The computer voice is an audio interface program designed to allow computers to express information verbally. Many civilizations, such as the United Federation of Planets and the Cardassian Union, equip their computers with this feature.
The computer voice of the USS Enterprise was reprogrammed in 2267 on Cygnet XIV, with the intent on giving it a less mechanized personality. The resulting modifications caused the computer to address James Kirk in an increasingly amorous manner. (TOS: "Tomorrow is Yesterday")
During reorganizations of Deep Space 9's computer in 2369, Chief Miles O'Brien experienced difficulties because of the previously Cardassian programmed computer systems. The female computer voice told him to read the Cardassian operational guidelines and refused to follow his commands. When Commander Benjamin Sisko reminded O'Brien that this is "only" a computer, O'Brien answered "This is no computer. This is my arch enemy." (DS9: "The Forsaken")
The computer voice on most Federation starship and fixed installation computers has been portrayed by Majel Barrett-Roddenberry since the early days of the original series (with the exception of some early TNG episodes). The computer voice in TOS was very rhythmic and mechanical. In the later series it became a far more normal-sounding female voice.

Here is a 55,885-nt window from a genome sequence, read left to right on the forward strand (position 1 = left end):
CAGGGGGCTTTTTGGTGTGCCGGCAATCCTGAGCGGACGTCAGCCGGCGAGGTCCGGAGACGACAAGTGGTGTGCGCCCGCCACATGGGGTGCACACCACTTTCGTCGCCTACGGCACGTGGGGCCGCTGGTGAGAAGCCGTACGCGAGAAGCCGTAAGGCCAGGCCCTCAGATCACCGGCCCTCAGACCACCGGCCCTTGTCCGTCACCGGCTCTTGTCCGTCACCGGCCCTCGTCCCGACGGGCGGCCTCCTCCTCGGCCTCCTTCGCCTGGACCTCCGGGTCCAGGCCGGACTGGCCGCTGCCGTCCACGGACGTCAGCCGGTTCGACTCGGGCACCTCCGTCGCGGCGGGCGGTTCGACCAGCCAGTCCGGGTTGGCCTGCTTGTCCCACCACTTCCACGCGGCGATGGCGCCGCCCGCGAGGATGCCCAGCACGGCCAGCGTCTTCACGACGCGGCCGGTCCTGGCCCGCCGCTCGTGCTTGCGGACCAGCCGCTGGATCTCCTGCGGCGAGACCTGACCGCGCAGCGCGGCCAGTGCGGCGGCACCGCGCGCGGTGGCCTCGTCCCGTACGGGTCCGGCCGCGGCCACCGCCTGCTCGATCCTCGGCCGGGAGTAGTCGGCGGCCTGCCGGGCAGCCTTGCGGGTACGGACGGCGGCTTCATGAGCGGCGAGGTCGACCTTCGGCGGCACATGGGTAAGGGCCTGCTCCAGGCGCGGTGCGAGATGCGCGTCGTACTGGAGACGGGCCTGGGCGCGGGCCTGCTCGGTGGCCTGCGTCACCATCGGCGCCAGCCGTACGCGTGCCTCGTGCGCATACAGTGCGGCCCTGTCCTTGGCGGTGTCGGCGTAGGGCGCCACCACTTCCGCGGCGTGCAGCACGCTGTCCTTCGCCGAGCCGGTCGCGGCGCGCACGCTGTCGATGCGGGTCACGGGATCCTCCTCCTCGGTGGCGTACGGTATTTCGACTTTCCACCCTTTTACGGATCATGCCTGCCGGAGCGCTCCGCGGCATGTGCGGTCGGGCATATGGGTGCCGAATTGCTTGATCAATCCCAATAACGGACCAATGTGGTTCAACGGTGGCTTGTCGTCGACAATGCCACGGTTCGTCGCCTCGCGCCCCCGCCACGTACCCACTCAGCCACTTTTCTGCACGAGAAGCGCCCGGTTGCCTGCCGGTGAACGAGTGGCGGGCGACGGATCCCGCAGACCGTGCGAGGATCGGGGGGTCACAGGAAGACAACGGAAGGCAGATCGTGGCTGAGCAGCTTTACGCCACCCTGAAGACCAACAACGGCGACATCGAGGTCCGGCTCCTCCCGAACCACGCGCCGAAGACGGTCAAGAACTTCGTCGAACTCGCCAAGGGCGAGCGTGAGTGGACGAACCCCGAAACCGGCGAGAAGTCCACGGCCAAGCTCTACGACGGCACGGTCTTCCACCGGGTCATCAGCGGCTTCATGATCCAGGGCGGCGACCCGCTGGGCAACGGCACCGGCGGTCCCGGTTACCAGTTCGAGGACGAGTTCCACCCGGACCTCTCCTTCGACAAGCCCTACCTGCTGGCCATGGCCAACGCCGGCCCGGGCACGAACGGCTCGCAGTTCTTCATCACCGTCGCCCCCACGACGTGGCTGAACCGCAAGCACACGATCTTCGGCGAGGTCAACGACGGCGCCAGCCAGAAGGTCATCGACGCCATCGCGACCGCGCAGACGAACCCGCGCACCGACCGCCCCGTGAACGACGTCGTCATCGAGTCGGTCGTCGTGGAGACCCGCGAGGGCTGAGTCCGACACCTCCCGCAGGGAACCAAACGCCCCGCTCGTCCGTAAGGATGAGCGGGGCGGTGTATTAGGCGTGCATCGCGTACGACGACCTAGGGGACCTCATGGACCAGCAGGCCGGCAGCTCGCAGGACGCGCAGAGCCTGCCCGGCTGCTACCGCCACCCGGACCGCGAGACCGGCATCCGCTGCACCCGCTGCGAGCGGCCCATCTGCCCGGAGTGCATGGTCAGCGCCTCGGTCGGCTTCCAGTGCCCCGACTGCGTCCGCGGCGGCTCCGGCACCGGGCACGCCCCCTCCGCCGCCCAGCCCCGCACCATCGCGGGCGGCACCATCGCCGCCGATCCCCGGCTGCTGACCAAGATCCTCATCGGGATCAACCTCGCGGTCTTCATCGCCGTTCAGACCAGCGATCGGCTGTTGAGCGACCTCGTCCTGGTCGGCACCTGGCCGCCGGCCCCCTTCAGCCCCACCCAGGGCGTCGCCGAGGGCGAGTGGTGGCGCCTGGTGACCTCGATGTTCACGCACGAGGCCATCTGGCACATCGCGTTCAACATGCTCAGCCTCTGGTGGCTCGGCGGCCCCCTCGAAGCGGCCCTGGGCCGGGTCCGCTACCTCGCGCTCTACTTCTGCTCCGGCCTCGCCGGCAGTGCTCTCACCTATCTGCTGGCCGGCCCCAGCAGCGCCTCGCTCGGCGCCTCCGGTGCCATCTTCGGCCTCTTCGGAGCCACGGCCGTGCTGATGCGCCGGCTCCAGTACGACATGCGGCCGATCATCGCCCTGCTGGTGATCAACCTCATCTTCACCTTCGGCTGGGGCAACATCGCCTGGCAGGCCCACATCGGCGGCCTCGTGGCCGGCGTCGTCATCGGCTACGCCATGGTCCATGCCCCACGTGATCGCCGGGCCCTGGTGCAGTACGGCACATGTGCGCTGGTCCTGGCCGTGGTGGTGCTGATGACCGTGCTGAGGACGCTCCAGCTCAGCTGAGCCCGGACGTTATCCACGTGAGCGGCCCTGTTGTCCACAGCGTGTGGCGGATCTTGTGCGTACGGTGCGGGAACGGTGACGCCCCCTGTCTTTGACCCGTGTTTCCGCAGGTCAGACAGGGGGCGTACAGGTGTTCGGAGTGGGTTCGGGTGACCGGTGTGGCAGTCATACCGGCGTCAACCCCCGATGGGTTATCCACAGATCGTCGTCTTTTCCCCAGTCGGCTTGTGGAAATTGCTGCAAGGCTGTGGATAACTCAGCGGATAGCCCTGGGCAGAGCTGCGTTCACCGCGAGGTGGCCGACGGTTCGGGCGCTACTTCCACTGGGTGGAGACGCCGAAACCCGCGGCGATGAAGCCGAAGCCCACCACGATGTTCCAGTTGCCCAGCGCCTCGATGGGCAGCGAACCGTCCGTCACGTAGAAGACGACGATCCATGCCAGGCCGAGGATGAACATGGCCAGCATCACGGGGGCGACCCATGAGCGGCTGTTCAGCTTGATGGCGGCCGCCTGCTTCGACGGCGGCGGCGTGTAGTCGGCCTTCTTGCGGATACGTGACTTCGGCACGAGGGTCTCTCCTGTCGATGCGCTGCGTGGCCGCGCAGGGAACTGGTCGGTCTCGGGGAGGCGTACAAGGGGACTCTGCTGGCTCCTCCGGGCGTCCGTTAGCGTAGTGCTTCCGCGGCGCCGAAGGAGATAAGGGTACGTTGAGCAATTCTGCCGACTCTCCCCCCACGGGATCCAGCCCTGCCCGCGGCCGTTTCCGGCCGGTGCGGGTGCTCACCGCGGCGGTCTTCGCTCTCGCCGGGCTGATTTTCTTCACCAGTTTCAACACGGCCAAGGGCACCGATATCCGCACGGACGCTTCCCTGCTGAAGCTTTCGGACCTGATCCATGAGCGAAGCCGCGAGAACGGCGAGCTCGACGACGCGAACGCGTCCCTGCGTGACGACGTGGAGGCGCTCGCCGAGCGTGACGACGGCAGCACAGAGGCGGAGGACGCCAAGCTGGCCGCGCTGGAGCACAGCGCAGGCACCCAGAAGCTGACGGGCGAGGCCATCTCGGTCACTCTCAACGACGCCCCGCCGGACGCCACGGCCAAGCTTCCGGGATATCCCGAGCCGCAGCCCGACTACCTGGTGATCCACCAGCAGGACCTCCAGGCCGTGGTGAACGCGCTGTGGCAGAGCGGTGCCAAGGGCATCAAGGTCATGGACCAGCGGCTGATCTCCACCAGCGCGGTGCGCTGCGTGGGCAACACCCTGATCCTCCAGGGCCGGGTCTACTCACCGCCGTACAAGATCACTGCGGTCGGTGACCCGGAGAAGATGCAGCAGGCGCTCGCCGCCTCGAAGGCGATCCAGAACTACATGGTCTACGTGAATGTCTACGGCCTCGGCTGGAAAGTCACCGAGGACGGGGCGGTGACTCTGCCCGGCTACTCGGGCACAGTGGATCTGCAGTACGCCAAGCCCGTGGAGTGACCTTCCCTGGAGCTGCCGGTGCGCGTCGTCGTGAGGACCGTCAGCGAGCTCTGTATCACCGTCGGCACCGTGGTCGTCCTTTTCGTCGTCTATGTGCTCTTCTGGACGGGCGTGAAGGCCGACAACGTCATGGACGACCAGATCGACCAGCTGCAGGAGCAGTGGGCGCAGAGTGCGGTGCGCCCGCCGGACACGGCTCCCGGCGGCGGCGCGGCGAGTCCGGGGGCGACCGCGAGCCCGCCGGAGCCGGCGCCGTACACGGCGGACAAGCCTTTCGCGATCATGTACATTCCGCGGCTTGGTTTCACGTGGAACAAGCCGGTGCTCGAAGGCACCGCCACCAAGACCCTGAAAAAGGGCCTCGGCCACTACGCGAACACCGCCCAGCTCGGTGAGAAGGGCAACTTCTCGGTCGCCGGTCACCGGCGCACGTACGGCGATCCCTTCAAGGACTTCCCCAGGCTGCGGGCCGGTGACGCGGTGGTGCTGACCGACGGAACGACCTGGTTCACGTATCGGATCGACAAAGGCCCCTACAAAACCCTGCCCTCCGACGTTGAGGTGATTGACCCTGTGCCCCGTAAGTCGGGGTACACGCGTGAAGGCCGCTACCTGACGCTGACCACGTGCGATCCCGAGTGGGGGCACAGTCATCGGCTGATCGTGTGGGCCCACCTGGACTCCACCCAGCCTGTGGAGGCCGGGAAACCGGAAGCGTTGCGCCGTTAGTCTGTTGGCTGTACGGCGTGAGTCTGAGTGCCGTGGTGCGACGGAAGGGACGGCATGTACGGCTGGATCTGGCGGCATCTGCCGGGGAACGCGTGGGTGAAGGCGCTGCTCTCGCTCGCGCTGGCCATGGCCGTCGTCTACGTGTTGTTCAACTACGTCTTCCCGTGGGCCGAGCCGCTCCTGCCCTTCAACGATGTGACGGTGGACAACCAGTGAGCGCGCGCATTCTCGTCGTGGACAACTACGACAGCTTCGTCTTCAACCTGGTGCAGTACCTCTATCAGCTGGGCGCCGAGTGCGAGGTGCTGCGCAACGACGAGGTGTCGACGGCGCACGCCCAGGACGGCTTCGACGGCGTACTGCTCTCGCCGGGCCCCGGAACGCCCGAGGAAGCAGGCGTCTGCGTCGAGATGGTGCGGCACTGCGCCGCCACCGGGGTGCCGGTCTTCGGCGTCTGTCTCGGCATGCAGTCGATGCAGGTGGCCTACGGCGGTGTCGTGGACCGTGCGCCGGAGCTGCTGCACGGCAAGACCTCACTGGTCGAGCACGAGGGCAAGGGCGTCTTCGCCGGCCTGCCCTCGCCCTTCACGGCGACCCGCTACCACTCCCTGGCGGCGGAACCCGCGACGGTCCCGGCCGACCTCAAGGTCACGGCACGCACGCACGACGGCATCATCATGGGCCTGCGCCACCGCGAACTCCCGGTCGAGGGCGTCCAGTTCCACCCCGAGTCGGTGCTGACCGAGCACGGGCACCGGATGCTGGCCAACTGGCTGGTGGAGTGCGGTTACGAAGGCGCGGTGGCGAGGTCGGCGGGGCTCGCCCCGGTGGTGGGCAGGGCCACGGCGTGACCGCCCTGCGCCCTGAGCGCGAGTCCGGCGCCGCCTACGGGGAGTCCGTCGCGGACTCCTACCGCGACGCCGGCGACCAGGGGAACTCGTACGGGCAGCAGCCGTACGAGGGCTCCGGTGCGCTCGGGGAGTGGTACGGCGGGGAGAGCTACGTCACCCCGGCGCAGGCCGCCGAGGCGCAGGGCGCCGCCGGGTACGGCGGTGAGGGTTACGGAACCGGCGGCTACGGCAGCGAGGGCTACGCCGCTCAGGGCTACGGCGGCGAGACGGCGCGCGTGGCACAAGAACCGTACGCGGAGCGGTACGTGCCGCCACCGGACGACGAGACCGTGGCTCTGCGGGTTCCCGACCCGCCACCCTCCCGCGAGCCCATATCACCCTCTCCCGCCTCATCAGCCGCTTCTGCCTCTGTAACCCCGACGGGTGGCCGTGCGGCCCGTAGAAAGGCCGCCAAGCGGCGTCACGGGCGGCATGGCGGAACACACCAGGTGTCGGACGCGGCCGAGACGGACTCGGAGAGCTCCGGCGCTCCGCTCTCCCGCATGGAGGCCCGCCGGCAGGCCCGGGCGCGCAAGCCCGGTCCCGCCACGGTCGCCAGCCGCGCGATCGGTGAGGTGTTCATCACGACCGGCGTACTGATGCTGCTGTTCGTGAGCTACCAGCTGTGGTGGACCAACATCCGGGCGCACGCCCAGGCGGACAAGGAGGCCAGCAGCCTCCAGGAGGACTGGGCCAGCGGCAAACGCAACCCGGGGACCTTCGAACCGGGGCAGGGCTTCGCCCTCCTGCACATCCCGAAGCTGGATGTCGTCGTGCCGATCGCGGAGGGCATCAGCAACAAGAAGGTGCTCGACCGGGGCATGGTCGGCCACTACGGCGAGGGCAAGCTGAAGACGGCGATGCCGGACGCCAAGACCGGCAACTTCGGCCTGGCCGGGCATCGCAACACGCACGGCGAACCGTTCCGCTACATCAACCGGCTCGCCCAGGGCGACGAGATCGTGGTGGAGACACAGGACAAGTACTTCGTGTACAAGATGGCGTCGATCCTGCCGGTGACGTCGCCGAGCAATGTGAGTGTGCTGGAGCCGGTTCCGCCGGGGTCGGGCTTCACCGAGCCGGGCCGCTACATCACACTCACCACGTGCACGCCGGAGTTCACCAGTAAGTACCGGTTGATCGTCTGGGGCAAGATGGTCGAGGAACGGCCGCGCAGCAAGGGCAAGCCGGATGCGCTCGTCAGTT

In Star Trek III: The Search for Spock, the computer voice of the USS Excelsior turbolift was played by Leonard Nimoy under the pseudonym Frank Force. Harve Bennett provided the flight recorder voice in the same movie, during the playback of the scenes showing Spock's death from Star Trek II: The Wrath of Khan. Judi Durand did the Spacedock computer voice that says "Danger...space doors are closed," while the USS Enterprise is escaping from the station. Teresa E. Victor was the computer voice for the USS Enterprise self-destruct sequence in Star Trek III: The Search for Spock.
The Cardassian computer system, as used on Star Trek: Deep Space Nine, was voiced by Judi Durand (who also voiced the Federation system in many of Activision's video game releases). Majel Barrett-Roddenberry continued to play Starfleet computers in DS9, Voyager and the 2009 film Star Trek; the latter role was her final performance both as the computer voice and in a Star Trek project before her death.